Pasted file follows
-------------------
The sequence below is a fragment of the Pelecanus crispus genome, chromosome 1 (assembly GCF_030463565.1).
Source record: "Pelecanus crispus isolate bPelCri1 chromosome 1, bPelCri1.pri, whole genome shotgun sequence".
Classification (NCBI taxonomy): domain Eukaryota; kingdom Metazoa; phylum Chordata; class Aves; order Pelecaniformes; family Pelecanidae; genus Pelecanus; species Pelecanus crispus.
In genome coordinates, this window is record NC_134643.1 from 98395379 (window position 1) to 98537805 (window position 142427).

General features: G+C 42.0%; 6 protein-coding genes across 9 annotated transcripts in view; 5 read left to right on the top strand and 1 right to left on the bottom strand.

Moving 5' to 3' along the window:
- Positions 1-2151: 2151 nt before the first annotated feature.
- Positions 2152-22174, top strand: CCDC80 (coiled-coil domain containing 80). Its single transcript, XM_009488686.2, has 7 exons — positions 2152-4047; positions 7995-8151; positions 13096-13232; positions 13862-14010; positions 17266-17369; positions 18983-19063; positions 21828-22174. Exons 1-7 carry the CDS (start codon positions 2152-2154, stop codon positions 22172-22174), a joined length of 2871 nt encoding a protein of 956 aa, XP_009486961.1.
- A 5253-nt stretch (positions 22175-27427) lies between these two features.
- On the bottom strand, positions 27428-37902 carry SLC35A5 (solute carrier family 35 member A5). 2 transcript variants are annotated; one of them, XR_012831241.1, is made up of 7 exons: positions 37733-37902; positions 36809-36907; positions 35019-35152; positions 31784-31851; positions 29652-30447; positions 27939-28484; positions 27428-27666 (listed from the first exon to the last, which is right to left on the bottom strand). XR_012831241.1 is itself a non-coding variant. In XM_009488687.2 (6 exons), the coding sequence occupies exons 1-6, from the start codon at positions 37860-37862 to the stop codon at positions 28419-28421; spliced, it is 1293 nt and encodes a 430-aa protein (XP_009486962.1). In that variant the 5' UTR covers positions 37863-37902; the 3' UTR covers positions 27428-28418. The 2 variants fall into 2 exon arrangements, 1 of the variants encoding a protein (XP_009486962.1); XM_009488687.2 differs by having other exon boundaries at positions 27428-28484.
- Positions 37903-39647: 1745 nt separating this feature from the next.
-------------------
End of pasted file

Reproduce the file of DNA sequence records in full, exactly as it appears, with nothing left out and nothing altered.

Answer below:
The sequence below is a fragment of the Pelecanus crispus genome, chromosome 1 (assembly GCF_030463565.1).
Source record: "Pelecanus crispus isolate bPelCri1 chromosome 1, bPelCri1.pri, whole genome shotgun sequence".
Classification (NCBI taxonomy): domain Eukaryota; kingdom Metazoa; phylum Chordata; class Aves; order Pelecaniformes; family Pelecanidae; genus Pelecanus; species Pelecanus crispus.
In genome coordinates, this window is record NC_134643.1 from 98395379 (window position 1) to 98537805 (window position 142427).

General features: G+C 42.0%; 6 protein-coding genes across 9 annotated transcripts in view; 5 read left to right on the top strand and 1 right to left on the bottom strand.

Moving 5' to 3' along the window:
- Positions 1-2151: 2151 nt before the first annotated feature.
- Positions 2152-22174, top strand: CCDC80 (coiled-coil domain containing 80). Its single transcript, XM_009488686.2, has 7 exons — positions 2152-4047; positions 7995-8151; positions 13096-13232; positions 13862-14010; positions 17266-17369; positions 18983-19063; positions 21828-22174. Exons 1-7 carry the CDS (start codon positions 2152-2154, stop codon positions 22172-22174), a joined length of 2871 nt encoding a protein of 956 aa, XP_009486961.1.
- A 5253-nt stretch (positions 22175-27427) lies between these two features.
- On the bottom strand, positions 27428-37902 carry SLC35A5 (solute carrier family 35 member A5). 2 transcript variants are annotated; one of them, XR_012831241.1, is made up of 7 exons: positions 37733-37902; positions 36809-36907; positions 35019-35152; positions 31784-31851; positions 29652-30447; positions 27939-28484; positions 27428-27666 (listed from the first exon to the last, which is right to left on the bottom strand). XR_012831241.1 is itself a non-coding variant. In XM_009488687.2 (6 exons), the coding sequence occupies exons 1-6, from the start codon at positions 37860-37862 to the stop codon at positions 28419-28421; spliced, it is 1293 nt and encodes a 430-aa protein (XP_009486962.1). In that variant the 5' UTR covers positions 37863-37902; the 3' UTR covers positions 27428-28418. The 2 variants fall into 2 exon arrangements, 1 of the variants encoding a protein (XP_009486962.1); XM_009488687.2 differs by having other exon boundaries at positions 27428-28484.
- Positions 37903-39647: 1745 nt separating this feature from the next.